• Epileptic Trees: While the series was being published, DC Direct cancelled a planned Kyle Rayner action figure and solicited a Black Hand figure for order. This, coupled with DC editorial remaining mum about whether or not Kyle would continue to be a Green Lantern in the wake of the then-upcoming Green Lantern: Rebirth mini-series, gave rise to a theory that Kyle was Sue's killer, and that Identity Crisis would end with him becoming the new Black Hand so that the Green Lantern identity would be freed up for the resurrected Hal Jordan to use.
  • Franchise Original Sin:
    • Many fans feel this story and its extremely dark tone permanently changed DC for the worse. Identity Crisis was a come-from-behind sensation at the time, and as a result, many of DC's other books took cues from it—in particular, its success meant it was now "okay" for superhero comics to depict sex and violence in more graphic ways. The trend ultimately led to much more unanimously hated stories like Amazons Attack, Countdown to Final Crisis, and Justice League: Cry for Justice, before DC had to reboot their entire comics universe because things had gotten so bad.
    • The core concept of the book, using mind control to force people to forget about heroes' secret identities, had been part of comics for decades prior. Fans complained about how this series ruined Zatanna, but never seemed to remember that Zatanna really did mindwipe people in the '70s.
  • Harsher in Hindsight:
    • All those stories from the 1940s, 1950s, and 1960s in which the heroes use super-hypnosis and magic rings and so on to alter the villains' minds or remove knowledge of their secret identities from others read very differently given the revelations of this series. So does Doctor Light's time as an Ineffectual Sympathetic Villain.
    • Justice League of America volume 1, #122 gets hit especially hard: it's a story that explains how the Leaguers decided to reveal their identities to one another, after Doctor Light uses "Amnesium" to scramble their knowledge of their alter egos, learn their secrets, and nearly kill them all. In the end, Light is mindwiped with the Amnesium to remove his ill-gotten knowledge. The story's title? "The Great Identity Crisis."
    • An earlier event, the more nostalgic Silver Age series of "skip week" specials, also has a group of villains learning the Justice Leaguers' secrets... and in the end, Hawkman uses some Thanagarian technology to remove this knowledge from their minds, with the sanction of Superman and Batman. The whole thing is played as a Reset Button style happy ending. The Silver Age: Justice League chapter also contains a scene in which Doctor Light rejects Catwoman's advances, stating that he "has always been more interested in test tubes and Bunsen burners than the fairer sex."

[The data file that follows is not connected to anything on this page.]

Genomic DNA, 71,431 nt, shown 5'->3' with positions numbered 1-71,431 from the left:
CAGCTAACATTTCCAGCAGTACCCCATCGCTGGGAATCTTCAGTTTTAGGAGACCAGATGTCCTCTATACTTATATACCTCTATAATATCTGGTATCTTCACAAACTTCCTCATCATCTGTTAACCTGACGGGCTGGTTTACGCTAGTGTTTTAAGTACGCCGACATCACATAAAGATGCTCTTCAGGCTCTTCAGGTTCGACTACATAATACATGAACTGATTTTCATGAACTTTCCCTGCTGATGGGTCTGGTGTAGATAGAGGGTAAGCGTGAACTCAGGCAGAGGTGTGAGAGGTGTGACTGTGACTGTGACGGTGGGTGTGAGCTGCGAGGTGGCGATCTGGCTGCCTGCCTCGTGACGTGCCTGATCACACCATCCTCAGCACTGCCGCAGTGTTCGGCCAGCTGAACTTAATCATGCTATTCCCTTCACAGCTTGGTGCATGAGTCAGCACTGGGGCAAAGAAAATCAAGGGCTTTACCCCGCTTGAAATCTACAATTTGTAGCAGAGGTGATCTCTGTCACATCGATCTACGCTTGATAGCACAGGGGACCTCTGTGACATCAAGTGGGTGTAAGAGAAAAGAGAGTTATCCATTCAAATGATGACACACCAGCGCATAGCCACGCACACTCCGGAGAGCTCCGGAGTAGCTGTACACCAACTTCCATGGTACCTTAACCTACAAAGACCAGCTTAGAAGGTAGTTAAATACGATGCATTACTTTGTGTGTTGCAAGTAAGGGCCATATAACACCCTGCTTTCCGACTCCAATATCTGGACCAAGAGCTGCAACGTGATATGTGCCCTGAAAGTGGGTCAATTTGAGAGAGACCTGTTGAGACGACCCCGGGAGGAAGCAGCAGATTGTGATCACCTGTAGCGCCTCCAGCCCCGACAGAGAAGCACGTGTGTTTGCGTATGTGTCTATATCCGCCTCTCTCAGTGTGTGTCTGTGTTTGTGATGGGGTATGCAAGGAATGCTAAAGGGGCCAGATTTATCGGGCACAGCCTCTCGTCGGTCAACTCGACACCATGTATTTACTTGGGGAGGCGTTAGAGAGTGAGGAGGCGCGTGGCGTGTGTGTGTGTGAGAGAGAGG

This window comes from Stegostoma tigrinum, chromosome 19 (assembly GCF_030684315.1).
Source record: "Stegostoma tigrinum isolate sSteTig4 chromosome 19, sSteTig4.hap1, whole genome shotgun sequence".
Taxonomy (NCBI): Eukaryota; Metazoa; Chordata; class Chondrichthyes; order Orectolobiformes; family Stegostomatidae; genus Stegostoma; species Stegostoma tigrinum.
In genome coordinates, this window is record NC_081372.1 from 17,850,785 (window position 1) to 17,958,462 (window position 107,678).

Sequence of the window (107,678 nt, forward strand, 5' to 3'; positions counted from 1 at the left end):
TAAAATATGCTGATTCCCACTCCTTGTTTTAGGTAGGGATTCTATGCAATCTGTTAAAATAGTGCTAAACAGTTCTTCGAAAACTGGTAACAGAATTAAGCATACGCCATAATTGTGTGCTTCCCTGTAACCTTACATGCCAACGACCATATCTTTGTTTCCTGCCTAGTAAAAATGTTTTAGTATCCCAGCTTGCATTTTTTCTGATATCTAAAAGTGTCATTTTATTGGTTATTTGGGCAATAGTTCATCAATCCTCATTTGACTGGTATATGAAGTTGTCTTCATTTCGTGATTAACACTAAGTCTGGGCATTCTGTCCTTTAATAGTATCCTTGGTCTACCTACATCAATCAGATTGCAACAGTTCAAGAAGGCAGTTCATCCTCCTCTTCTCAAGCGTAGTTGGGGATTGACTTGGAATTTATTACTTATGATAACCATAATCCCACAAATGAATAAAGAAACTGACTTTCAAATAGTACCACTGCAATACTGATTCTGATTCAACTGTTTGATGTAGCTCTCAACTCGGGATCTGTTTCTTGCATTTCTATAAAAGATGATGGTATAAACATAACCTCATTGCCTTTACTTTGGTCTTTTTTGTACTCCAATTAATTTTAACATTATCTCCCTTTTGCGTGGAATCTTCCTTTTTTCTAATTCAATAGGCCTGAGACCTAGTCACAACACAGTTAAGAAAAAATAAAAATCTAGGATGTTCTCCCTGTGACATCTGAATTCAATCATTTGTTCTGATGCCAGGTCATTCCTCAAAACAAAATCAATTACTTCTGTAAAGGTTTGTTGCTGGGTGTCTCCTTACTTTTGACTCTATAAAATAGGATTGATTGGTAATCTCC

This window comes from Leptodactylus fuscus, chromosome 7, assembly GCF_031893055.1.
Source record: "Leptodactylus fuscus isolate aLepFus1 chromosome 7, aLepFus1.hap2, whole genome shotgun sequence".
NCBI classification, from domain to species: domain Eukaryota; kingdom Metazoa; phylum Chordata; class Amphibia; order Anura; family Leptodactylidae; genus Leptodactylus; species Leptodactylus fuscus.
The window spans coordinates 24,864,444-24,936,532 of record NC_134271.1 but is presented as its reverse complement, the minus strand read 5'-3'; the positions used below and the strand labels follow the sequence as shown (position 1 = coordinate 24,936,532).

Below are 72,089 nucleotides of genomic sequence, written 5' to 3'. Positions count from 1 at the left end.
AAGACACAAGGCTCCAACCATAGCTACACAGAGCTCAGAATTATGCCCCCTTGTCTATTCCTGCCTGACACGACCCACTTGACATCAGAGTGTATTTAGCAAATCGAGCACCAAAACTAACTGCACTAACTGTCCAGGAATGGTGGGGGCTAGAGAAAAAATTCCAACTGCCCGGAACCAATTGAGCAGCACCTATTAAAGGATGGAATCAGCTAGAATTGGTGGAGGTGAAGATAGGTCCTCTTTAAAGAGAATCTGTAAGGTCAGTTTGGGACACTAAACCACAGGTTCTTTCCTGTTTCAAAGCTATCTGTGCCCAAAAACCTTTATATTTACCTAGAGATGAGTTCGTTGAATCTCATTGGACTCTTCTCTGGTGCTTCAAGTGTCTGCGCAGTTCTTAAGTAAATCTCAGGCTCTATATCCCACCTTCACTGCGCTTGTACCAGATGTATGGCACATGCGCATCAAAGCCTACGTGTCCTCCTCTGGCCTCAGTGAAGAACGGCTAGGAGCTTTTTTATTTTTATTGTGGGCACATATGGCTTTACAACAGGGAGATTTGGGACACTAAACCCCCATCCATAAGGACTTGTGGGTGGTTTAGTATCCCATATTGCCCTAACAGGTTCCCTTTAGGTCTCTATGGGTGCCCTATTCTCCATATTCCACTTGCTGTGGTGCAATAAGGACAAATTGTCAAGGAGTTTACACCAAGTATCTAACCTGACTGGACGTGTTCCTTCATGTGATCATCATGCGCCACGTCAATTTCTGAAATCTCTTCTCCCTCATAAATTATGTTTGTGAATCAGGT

• The whole reveal that Dr. Light raped Sue, given that Jeremy Piven, who voiced the Elongated Man in Justice League Unlimited, has been accused of sexual assault. Likewise, Green Arrow's involvement in this mind wipe after he was voiced by Chris Hardwick on The Batman, given Chloe Dykstra published an essay that inferred that Hardwick was abusive to her, including sexual abuse.
  • Hilarious in Hindsight: Rags Morales admitted to based Elongated Man on Danny Kaye. Granted, he was already on hand to replace Miguel Ferrer as Vandal Savage, but Young Justice did cast a man with a similar name as Ralph.
  • Memetic Mutation:
  • Moral Event Horizon:
    • Crossed when they used Zatanna to alter Dr. Light's personality, which led to them using Zatanna to wipe Batman's memory. Even Ralph is shocked to learn of it, of all people.
    • Not to mention Dr. Light and the whole, y'know, raping Sue Dibny thing.
    • Or when Jean Loring killed Sue.
  • Narm: In issue two, Ray Palmer gives his wife a weapon to defend herself. The silly thing, however, is the fact that the weapon he gives her is an antique crossbow as opposed to something more practical like a pistol or laser.
  • One-Scene Wonder: Deathstroke, and HOW.
    • A quieter one: Sue's funeral is the last physical appearance of Jack Knight (he's next to Stargirl).
  • Overshadowed by Controversy: Even people that haven't read it know it as "that superhero comic with an explicit rape scene."
  • Shocking Swerve: Jean Loring being the murderer when pretty much all of the evidence beforehand suggested somebody else. Rather impossible in some degrees, since there is a panel where someone else's hands tie the knot on which she fakes her own hanging, which is dropped when the murderer is revealed.
  • The Woobie: Several, particularly Elongated Man and Robin.